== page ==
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Watchmen (Review)

Watchmen (Review)

Who watches the Watchmen? You, hopefully.
Mar 6, 2009
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Watchmen (Review), reviewed by Anders Wotzke on 2009-03-06T14:49:55+00:00 rating 4.0 out of5

Alan Moore and Dave Gibbon’s celebrated graphic novel Watchmen has long been considered ‘unfilmable’. When you consider the film’s turbulent production history, it looked likely to stay that way too. Before Warner Bros. asked director Zack Snyder to come onboard in 2005, the film had already failed to go into production at the hands of no less than three major studios, three directors and multiple script rewrites.  The success of Snyder’s 300, despite its MA15+ rating, gave Warner confidence in the director’s ambitious vision for making the most faithful adaptation possible – rape, child murder, impotence and a naked blue guy all inclusive.

The result is a visually striking film that, despite its flaws, is an ominous, provocative and audacious comic book adaptation in the same vein as The Dark Knight…albeit one that is not quite as easy to, well, watch.

Much to the relief of fans, Snyder fought tooth and nail to have the film set in its original 1985 timeframe instead of modern day as early drafts attempted. However, this isn’t the 80′s you might remember – Richard Nixon is entering his fifth term as president, JFK’s assassination was in fact ordered by the Government and masked superheroes were the deciding factor  in Vietnam, leading to an outright US victory.

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History is given a skewed rewrite in Watchmen.

Not all of history is completely rewritten; tensions between the Soviet Union and the US during the Cold War have reached a critical level, many predicting an impending nuclear war. It’s an alternate timeline that might take newcomers some getting used to; Snyder does his best with limited time to ease the audience into Alan Moore’s universe by using a history-condensing montage, fittingly overlayed with Bob Dylan’s ‘The Times They Are A-Changing’. Although, what on earth Leonard Cohen’s ‘Hallelujah’ is doing later on in the film is anyone’s guess.

Even though we are taken back to 1985, the relevance of the films underlying message is not lost on modern society; we still exist in a world on the brink of destruction, and we only have to blame ourselves.  Sure, we don’t have a fluorescent blue man (a CG Billy Crudup) capable of reconstructing matter at the flick of a wrist, who is a member of a group of masked vigilantes pursuing justice; but if we did, I’m sure they’d be as troubled as the Watchmen are here.

Having since retired from crime fighting at the introduction of a new law banning masked superheroes, former Watchman The Comedian (Jeffrey Dean Morgan) turns up dead in his apartment, immediately raising suspicion that someone is trying to kill off each of the masked vigilantes. The psychopathic Watchman named Rorschach (Jackie Earle Haley) begins his own investigation into the murder, providing the basis of his cold Noir-esque voice over, ultimately uncovering something far more sinister than he originally thought.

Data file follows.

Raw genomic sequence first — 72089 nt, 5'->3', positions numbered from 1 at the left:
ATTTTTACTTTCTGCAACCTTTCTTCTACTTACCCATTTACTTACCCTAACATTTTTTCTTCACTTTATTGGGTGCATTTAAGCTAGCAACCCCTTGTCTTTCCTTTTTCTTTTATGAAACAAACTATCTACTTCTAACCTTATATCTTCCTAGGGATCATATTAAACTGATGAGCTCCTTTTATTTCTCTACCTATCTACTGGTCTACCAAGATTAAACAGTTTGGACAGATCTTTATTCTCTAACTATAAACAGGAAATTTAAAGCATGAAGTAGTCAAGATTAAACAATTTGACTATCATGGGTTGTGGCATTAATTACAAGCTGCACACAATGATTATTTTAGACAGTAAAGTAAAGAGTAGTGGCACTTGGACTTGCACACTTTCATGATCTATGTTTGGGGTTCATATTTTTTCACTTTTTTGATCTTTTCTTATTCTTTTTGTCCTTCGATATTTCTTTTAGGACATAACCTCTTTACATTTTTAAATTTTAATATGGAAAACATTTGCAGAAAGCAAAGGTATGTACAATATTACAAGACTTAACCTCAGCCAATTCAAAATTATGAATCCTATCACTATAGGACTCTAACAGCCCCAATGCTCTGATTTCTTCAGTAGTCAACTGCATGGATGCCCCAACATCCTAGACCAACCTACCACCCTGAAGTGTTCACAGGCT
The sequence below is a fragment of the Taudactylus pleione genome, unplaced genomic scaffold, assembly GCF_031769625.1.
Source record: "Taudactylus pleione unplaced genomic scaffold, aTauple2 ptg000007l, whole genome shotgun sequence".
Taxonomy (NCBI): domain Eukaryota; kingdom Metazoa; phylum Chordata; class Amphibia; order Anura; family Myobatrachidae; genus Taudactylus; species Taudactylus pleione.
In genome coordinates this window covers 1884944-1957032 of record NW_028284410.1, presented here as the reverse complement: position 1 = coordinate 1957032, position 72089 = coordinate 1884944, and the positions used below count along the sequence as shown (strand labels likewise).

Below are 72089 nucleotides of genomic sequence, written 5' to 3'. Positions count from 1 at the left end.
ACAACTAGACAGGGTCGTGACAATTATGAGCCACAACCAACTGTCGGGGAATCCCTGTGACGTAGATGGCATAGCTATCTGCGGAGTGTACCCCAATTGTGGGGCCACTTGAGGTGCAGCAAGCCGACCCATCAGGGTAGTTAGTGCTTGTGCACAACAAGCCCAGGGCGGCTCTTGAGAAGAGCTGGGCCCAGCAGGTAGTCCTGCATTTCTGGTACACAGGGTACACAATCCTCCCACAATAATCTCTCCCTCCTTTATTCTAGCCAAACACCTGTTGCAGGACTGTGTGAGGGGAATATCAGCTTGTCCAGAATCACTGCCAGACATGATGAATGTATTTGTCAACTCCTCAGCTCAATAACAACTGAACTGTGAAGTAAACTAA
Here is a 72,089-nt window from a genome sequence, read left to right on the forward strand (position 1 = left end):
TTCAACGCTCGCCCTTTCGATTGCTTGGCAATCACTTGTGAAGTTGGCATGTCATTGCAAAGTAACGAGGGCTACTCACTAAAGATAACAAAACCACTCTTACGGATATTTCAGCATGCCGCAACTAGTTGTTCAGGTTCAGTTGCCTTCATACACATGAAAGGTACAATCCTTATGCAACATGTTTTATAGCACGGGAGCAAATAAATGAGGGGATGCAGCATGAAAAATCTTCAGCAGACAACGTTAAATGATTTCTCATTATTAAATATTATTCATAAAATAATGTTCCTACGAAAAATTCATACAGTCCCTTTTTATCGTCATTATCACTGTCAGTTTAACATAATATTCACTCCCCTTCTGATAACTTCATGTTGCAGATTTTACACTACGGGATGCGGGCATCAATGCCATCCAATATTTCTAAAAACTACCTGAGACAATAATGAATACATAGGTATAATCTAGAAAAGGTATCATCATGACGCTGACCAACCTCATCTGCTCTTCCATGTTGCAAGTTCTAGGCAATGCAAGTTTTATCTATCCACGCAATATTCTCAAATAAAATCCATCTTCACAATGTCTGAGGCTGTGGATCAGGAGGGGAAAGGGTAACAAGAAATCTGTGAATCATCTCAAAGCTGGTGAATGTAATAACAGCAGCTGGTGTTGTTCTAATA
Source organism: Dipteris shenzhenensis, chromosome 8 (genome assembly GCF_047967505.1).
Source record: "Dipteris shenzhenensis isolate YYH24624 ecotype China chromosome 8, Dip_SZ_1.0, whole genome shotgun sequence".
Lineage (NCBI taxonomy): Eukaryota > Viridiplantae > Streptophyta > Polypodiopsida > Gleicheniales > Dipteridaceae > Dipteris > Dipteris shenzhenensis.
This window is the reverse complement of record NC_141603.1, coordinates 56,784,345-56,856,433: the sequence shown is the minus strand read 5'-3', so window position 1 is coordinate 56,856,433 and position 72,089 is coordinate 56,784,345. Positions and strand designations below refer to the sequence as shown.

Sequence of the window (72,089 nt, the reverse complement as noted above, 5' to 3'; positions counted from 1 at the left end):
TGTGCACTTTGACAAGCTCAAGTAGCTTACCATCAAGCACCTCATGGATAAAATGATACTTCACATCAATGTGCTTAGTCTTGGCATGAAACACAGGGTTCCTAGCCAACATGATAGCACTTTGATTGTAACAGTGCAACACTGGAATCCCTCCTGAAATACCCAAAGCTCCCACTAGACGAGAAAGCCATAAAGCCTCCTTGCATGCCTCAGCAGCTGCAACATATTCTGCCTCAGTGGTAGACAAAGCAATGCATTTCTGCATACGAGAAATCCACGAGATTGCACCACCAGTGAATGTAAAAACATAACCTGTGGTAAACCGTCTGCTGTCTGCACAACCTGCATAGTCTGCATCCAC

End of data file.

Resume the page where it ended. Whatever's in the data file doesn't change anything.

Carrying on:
But Watchmen is more than just a murder investigation; while it’s not exactly an origin story, the film intertwines flashback sequences into the core story to explain how each member became a masked crime fighter, revealing their dark and problematic pasts. The superhuman Dr. Manhattan and  psychotic Rorschach, portrayed with cold menace by a standout Jackie Haley, are particularly fleshed out.  Yet such shifting chronology can make for a turbulent journey; the pacing is sometimes off, expected for a film nearing two and a half hours, and the convoluted narrative structure will likely prove to be confusing to newcomers. This is due to the films most ironic critique; Watchmen is perhaps too faithful to the graphic novel.

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Jail Bait: Patrick Wilson takes on injustice as Night Owl

By attempting to recreate the source text frame by frame, Snyder’s film mightn’t appeal to the moviegoers unfamiliar with the Watchmen universe.  The extreme level of violence, highly mature themes, long runtime and relatively unknown cast are not the typical makings of a summer superhero film.

Yet for the very same reasons, one must commend Snyder. Watchmen needed to be the fan film it is; if Snyder went about drastically altering the most celebrated graphic novel of all time, it would have certainly caused a bitter outcry from the many fans. Snyder has also achieved what many said was impossible; he has in-fact filmed the unfilmable, and arguably done so as well as anyone could have.


Watchmen is a visually arresting and affecting adaptation that mostly does the source material proud. Yet because of the specific appeal of Alan Moore’s mature graphic novel, and the convoluted narrative structure that has resulted from its translation to film, Zack Snyder’s faithful recreation is unlikely garner the wide praise that rightfully bestowed last year’s The Dark Knight. After all, The Comedian is no Joker.

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